Cyber criminals are the highwaymen of the digital age. Here’s why it pays to keep your data as safe as possible with antivirus software.


If you buy a PC or laptop the chances are it will come with a piece of antivirus software already loaded. It’s natural to ask yourself a simple question: in this day and age, why do I need an antivirus?



Back in the bad old days many people viewed their computers as filthy virus-ridden boxes. And, while things have got a little better since then that still doesn’t mean there aren’t people looking to load malicious software onto your computer.


So, should you buy that piece of antivirus software the shop is attempting to force onto you? Not necessarily. Just because they want you to buy it, doesn’t mean it’s the best option for you. Even so, you will need some form of antivirus software to protect your computer.


Why is an antivirus needed?


We are becoming increasingly connected in the digital world, but that has a downside. There are more and more people out there looking to do us harm. Viruses, malware and spyware worm their way onto our computers to do us all sorts of harm, often without us knowing.


One of the fastest growing threats is something called ransomware. This is a piece of software which locks you out of your computer until you pay a ransom. You might see a message such as this.


“Your PC has contracted a virus. All files will be deleted. To address this issue, call our resolution centre now.”


Ransomware has increased by 250% in 2017, making it one of the go-to attacks for cyber criminals. We all saw just how devastating it can be when the NHS came under a ransomware attack earlier in the year. The spread of the virus was eventually halted, but it proved just how dangerous this can be.


Businesses and organisations such as the NHS are the most common targets. They hold vast quantities of sensitive data and often have gaps in their defences. However, people can be targets too.


We carry a huge amount of valuable data on our computers – everything from bank details to passwords, important files, music, and films. With the rise of cloud-computing the amount of information our computers contain is going to grow even more.


Worse still, many people might have information which they don’t wish to become public. When the adult dating site Friend Finder was hacked it exposed more than 400million profiles. Even though many of those would have been duplicates or dormant that’s a huge number of people who are leading shadowy online lives they might not like people to find out about.


Other files come as Trojan horses. As the name suggests, these are programs which appear to be useful, but once they’ve got onto your computer they unload their malicious payload. You won’t think they are harmful because it’s a program offering you a service. All the while it is digging into your systems. If it gets a hold of any financial details it could start draining your funds.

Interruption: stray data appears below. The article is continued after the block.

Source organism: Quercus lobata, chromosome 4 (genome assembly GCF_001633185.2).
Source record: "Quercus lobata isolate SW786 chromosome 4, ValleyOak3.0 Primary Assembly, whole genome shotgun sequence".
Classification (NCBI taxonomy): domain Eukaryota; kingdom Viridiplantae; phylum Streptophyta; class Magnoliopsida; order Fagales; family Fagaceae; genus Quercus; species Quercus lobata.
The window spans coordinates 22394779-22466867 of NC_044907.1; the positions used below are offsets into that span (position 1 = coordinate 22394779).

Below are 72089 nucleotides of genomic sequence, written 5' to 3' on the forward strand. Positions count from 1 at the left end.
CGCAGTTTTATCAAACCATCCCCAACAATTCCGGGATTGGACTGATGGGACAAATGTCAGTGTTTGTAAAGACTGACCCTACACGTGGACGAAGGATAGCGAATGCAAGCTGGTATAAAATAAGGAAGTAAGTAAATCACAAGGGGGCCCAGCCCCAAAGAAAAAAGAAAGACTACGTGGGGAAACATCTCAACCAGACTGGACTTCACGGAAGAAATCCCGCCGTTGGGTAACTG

These files get onto your computer in a number of ways. They can come through a phishing email in which fraudsters will try to get you to click on an infected link. Some are also using online web advertisements as their route in. Once you click on the link, it triggers the downloading process.


Many pieces of malware are so subtle you’ll hardly know they are there. They just sit in the background, doing their wicked work.


Building defences


The good news is that computer companies have become more adept at building their defences. Firewalls are built in and they are much more effective than they used to be. You might think you can avoid such problems by staying on reputable sites and not clicking any questionable links. However, cyber-criminals are becoming much more sophisticated and their attacks are increasingly convincing. Phishing emails are more convincing than ever. They have developed the ability to mimic more reputable sites. That you are likely to recognise and trust. Even some adverts on quite well-known websites can be infected.


You might think that you’re careful and don’t store any sensitive information on your computer, but you never know what they could get access to. In a connected world in which devices are linked, you might be more vulnerable than you imagine.


The short answer is that it never pays to be too careful. For example, you wouldn’t go on a motorbike without a helmet even if you intend to ride as safely as possible. Any defence against viruses should be multi-layered. It should begin with your personal behaviour – be as careful as you possibly can be. It continues with the firewalls installed by the developers of computer programs, and it ends with you installing the best antivirus software possible. You should also have contingency plans in place should something happen. Files should be backed up and you should make sure all passwords are changed as soon as you become aware of an attack.


So, does this mean that you should do what the shop is telling you and activate that piece of pre-installed software? Of course not. There’s not guarantee it’s the best. What you should do is shop around, see what’s available and work out which antivirus is best for your needs.